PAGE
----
Jobs are put at risk as Brighton-based charity folds

First published in News by , Chief reporter

A charity that helped 10,000 people and hundreds of community projects in Brighton and Hove has gone into administration.

Administrator Price Waterhouse Cooper (PwC) has been called in at the charity People Can, which has an office at Community Base in Queen’s Road, Brighton, because of a £17milllion pension deficit.

In the last year alone the charity has supported more than 70 community projects in the city.

This year it gave grants worth hundreds of thousands of pounds to 11 organisations running projects for children in the city, as well as 29 health projects.

It also ran Healthy Neighbourhood Funds, helping cash-strapped residents access healthy food in 16 wards across the city, benefiting more than 10,000 residents.

The charity, which employs around 200 staff in London, Bristol, Somerset, Liverpool and Brighton, fell into financial difficulties as it struggled to meet its pension obligations.

Brighton and Hove City Council leader Jason Kitcat said: “It is a very tough financial environment for charities to secure funding at the moment.

"The news that People Can is going into administration is very sad and will have implications for many services across the city.

"The council is working hard with partners to reach as good an outcome as is possible for everyone involved."

David Hurst, joint administrator and director at PwC, said: “The charity’s significant pension liabilities dated back many years to its previous role as a registered social landlord.

"A range of restructuring options were explored – however, a deal could not be reached that worked for all stakeholders.”

Ian Oakley-Smith, joint administrator, director and head of charity advisory at PwC, added: “Charities are currently facing a tough environment in which to secure funding for their services.

"These pressures are exacerbated for those charities with defined benefit pension schemes which require further funding. In these instances some trustees are facing an increasingly difficult task in balancing their obligations.”

In Somerset, 17 employees have already been made redundant because the local authority is exploring alternatives for the provision of the charity’s services.

PwC said the future for remaining staff was dependent on discussions with the local authorities involved.

Comments (8)

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7:13pm Wed 21 Nov 12

Morpheus says...

They are not only finding it difficult to fund their services, it is even more difficult to fund their pensions. How many people giving to charity realise where their money is going?
They are not only finding it difficult to fund their services, it is even more difficult to fund their pensions. How many people giving to charity realise where their money is going? Morpheus
  • Score: 0

9:51pm Wed 21 Nov 12

alyn, southwick says...

Morpheus wrote:
They are not only finding it difficult to fund their services, it is even more difficult to fund their pensions. How many people giving to charity realise where their money is going?
Not all charities are run totally by volunteers.
Surely most people know that.
And why should the staff of charities not be paid a decent wage in line with current legislation. Current legislation now requires all employers to have a work-place pension.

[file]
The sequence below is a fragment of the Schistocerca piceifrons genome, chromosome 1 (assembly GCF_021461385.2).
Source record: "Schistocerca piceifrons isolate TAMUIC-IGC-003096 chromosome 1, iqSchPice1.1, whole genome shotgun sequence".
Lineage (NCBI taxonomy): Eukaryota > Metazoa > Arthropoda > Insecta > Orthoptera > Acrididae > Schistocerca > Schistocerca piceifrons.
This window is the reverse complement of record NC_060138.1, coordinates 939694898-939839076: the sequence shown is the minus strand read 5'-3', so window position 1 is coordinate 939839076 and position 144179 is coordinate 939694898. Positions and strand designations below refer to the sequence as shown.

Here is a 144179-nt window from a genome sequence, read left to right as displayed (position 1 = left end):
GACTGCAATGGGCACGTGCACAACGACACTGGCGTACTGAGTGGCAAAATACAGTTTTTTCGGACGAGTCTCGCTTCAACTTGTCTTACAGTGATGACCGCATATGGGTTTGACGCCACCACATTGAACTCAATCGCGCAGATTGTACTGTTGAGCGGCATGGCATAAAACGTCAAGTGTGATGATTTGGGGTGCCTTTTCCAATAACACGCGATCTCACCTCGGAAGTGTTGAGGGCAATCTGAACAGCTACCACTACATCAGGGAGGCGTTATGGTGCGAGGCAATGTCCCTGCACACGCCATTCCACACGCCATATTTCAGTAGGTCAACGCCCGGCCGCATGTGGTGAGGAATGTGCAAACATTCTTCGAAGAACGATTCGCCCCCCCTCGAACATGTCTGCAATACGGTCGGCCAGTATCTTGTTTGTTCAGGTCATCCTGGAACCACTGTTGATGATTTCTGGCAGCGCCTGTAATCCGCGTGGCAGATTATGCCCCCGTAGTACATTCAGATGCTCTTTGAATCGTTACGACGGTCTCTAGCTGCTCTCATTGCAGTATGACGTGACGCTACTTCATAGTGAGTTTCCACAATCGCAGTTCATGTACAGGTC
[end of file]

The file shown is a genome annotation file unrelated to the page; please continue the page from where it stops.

If you have an issue with that it is voters you need to ask if they know what their vote is being used for!
I also doubt people would want charities to run a ram shackle, shoddy, thread-bare affair - so would be happy to donate to see the charities run properly. (I am - I contribute at least 10% of my meagre income to charity.)
[quote][p][bold]Morpheus[/bold] wrote: They are not only finding it difficult to fund their services, it is even more difficult to fund their pensions. How many people giving to charity realise where their money is going?[/p][/quote]Not all charities are run totally by volunteers. Surely most people know that. And why should the staff of charities not be paid a decent wage in line with current legislation. Current legislation now requires all employers to have a work-place pension. If you have an issue with that it is voters you need to ask if they know what their vote is being used for! I also doubt people would want charities to run a ram shackle, shoddy, thread-bare affair - so would be happy to donate to see the charities run properly. (I am - I contribute at least 10% of my meagre income to charity.) alyn, southwick
  • Score: 0

10:10pm Wed 21 Nov 12

getThisCoalitionOut says...

Tragic that this has happened but this shows that forcing companies to have pensions for their staff is maybe not a good idea as many investments are not working at present due to the current economic downturn.

It also shows that "investing" in pension schemes is like throwing money down the drain as when things go wrong people are left without any pension.
Tragic that this has happened but this shows that forcing companies to have pensions for their staff is maybe not a good idea as many investments are not working at present due to the current economic downturn. It also shows that "investing" in pension schemes is like throwing money down the drain as when things go wrong people are left without any pension. getThisCoalitionOut
  • Score: 0

8:29am Thu 22 Nov 12

John Steed says...

the word charity has no legal definition, and being a "Not for Profit" organisation has no bearing on high levels of salaries that can be paid to the many "Professionals" within this sector. Some years ago a Brigadier I knew was appointed to a well known charitable hospital in london.. When discussing his expertise in medical and charity matters he replied "None" I,'ve been appointed to cut costs without emotional attachment.